A pair of influential GOP Senate chairmen are plowing ahead with a wide-ranging probe related to the Bidens and Ukraine, sparking a new round of tensions..
With the months-long impeachment fight in the rearview mirror, Republicans are hoping to speed up their investigation, which has included document requests related to work done by former Vice President Joe BidenJoe BidenRand Paul calls for Fauci's firing over 'lack of judgment' Dems look to keep tax on billionaires in spending bill Six big off-year elections you might be missing MORE’s son Hunter Biden for Burisma, a Ukrainian energy company.
Sen. Ron JohnsonRonald (Ron) Harold JohnsonA pandemic of hyper-hypocrisy is infecting American politics Sen. Ron Johnson hoping for Democratic 'gridlock' on reconciliation package Republicans' mantra should have been 'Stop the Spread' MORE (R-Wis.), one of the two GOP chairmen involved in the investigation, said he hoped the end of the impeachment trial would break the “logjam” on their requests for information.
“It doesn’t surprise me that the administration basically kind of put a hold on just about everything until we got by impeachment. ... We’re in contact with the administration and with those departments, and they are telling us that they’ve got responsive documents,” Johnson said.
Johnson and Sen. Chuck GrassleyChuck GrassleyAnother voice of reason retires Overnight Health Care — Presented by Carequest — FDA moves to sell hearing aids over-the-counter McConnell: GOP should focus on future, not 'rehash' 2020 MORE (R-Iowa), who chair the Senate Homeland Security and Governmental Affairs and Finance committees, respectively, have sent a flurry of letters digging into potential wrongdoing stemming from the Obama administration.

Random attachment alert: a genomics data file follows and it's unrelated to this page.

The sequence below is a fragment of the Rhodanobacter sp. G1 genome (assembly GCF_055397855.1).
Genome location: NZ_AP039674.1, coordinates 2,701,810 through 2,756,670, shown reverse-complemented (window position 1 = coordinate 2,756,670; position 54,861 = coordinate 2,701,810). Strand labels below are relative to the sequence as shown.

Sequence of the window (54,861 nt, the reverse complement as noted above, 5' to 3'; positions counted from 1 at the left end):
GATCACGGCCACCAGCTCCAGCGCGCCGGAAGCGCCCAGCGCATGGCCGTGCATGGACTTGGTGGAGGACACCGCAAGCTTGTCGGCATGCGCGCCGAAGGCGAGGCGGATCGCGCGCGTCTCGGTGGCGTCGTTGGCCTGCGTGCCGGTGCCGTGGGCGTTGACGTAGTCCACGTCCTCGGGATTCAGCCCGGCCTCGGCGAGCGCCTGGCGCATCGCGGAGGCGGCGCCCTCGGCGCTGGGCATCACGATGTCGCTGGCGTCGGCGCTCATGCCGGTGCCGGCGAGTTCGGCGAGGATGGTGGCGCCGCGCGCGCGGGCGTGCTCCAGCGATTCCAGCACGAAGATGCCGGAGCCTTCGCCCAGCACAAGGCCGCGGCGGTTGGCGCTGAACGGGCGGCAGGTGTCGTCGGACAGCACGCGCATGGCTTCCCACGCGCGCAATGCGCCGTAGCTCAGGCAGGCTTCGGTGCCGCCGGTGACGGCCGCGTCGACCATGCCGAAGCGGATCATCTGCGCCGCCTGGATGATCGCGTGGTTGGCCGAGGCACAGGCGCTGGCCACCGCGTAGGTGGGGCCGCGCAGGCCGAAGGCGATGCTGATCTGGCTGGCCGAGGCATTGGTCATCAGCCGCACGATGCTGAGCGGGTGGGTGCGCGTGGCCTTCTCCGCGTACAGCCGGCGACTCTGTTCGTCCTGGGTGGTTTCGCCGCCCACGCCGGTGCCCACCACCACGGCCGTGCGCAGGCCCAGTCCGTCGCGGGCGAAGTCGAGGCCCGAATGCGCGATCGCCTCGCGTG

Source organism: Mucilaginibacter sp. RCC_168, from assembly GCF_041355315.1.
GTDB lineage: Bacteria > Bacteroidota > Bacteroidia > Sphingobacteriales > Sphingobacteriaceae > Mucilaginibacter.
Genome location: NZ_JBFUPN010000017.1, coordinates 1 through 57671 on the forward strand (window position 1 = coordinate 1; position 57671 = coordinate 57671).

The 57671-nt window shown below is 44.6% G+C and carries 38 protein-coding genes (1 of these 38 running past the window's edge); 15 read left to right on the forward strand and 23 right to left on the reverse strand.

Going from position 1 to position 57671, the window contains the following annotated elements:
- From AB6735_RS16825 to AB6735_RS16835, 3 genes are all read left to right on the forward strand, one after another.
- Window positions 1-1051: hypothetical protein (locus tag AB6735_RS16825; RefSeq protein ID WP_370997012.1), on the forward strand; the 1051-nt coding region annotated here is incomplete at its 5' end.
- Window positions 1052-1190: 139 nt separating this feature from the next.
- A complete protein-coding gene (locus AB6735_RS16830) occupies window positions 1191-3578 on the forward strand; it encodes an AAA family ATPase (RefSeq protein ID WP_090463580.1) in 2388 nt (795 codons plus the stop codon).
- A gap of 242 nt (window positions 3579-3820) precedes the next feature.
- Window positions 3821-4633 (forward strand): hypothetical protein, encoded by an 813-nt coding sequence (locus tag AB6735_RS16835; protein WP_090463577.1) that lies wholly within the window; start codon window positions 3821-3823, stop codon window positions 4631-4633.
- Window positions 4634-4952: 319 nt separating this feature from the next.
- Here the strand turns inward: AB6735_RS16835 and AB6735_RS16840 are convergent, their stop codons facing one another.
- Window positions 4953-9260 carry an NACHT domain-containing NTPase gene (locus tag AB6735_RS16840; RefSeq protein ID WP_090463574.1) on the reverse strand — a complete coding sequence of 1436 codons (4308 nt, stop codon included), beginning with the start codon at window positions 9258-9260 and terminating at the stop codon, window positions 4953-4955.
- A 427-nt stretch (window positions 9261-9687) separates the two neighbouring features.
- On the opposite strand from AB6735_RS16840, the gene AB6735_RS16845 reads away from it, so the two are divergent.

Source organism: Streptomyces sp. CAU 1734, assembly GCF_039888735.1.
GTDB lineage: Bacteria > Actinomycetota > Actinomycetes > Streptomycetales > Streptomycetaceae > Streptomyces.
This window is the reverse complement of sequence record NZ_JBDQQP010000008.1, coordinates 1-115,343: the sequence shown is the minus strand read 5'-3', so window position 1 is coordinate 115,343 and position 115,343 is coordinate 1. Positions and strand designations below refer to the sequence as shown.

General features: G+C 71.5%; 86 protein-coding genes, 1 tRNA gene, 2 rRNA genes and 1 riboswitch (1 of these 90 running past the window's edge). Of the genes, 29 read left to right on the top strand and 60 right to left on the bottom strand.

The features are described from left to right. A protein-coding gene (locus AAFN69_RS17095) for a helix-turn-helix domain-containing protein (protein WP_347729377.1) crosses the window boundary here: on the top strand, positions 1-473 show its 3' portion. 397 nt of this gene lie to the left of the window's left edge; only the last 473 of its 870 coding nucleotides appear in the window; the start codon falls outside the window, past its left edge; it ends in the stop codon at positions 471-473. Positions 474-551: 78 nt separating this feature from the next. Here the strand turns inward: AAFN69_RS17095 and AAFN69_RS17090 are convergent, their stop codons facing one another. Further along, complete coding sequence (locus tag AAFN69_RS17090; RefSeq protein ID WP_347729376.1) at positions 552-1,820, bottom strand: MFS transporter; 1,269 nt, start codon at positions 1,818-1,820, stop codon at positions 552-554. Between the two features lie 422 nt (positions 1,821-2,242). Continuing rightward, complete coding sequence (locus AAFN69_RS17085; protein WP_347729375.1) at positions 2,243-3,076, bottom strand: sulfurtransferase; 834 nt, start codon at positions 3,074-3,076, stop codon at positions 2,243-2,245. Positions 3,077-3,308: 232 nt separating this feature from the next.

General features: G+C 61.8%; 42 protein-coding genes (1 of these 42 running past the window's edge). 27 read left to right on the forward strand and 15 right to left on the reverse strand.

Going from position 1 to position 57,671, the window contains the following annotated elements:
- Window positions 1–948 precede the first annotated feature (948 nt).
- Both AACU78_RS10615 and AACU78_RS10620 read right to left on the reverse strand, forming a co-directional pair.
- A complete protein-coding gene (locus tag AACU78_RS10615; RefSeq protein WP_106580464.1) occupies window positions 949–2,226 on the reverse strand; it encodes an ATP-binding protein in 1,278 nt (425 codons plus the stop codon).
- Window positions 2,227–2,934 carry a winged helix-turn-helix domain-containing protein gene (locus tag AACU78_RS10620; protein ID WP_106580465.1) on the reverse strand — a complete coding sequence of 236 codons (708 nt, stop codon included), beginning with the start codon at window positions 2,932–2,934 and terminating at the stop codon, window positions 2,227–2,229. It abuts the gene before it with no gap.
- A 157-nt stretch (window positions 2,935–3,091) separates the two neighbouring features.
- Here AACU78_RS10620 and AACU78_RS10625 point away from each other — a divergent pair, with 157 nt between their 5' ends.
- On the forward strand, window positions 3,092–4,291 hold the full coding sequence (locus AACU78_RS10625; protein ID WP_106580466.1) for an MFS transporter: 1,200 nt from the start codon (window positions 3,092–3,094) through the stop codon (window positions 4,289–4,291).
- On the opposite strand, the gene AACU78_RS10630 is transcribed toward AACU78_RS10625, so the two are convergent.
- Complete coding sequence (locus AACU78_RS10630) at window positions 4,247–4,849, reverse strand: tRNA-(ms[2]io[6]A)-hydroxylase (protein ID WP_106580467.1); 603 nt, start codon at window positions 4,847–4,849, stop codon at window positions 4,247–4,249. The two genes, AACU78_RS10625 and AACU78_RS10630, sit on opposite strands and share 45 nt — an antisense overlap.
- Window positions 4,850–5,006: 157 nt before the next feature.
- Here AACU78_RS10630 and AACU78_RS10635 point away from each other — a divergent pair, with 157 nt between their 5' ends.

Their latest, sent minutes after the impeachment trial ended, asked for specifics on the travel detail Hunter Biden used when his father was vice president. The two chairmen told the Secret Service that they were “reviewing potential conflicts of interest posed by the business activities of Hunter Biden and his associates during the Obama administration.”
How quickly the two could move is unclear. The Treasury Department has already started handing over documents, while the State Department and the National Archives have said they have documents responsive to letters sent by Grassley and Johnson. Looming over the timeline for a probe is the 2020 election, in which Biden is fighting for the Democratic nomination.
“I hope we have the information way before the election. Some of these things might be some loose ends that could be tied up pretty quickly,” Johnson said.
Trump and his GOP allies have sought to tie Joe Biden’s push in 2016 for the dismissal of Ukrainian Prosecutor General Viktor Shokin to Hunter Biden’s business interests. They’ve also argued that allowing Biden to work on Ukraine policy while his son was on the board of Burisma was a conflict of interest.
Fact-checkers have debunked claims that Joe Biden was acting with his son’s interest in mind and there’s no evidence that either Biden engaged in any criminal wrongdoing.
The decision to push forward comes even as Senate Judiciary Committee Chairman Lindsey GrahamLindsey Olin GrahamPennsylvania Republican becomes latest COVID-19 breakthrough case in Congress McCain: Ivanka Trump, Jared Kushner had 'no goddamn business' attending father's funeral Mayorkas tests positive for COVID-19 breakthrough case MORE (R-S.C.), who previously pledged to do “oversight” of the Bidens, seems newly wary about the reliability of information from Ukraine, saying he doesn’t want to be the “Republican Christopher Steele.”
“What I will do is I will get to the bottom of how the FISA [Foreign Intelligence Surveillance Act] warrant system failed and make sure we reform it, doesn’t happen again,” Graham said during an interview with CBS News’s “Face the Nation.”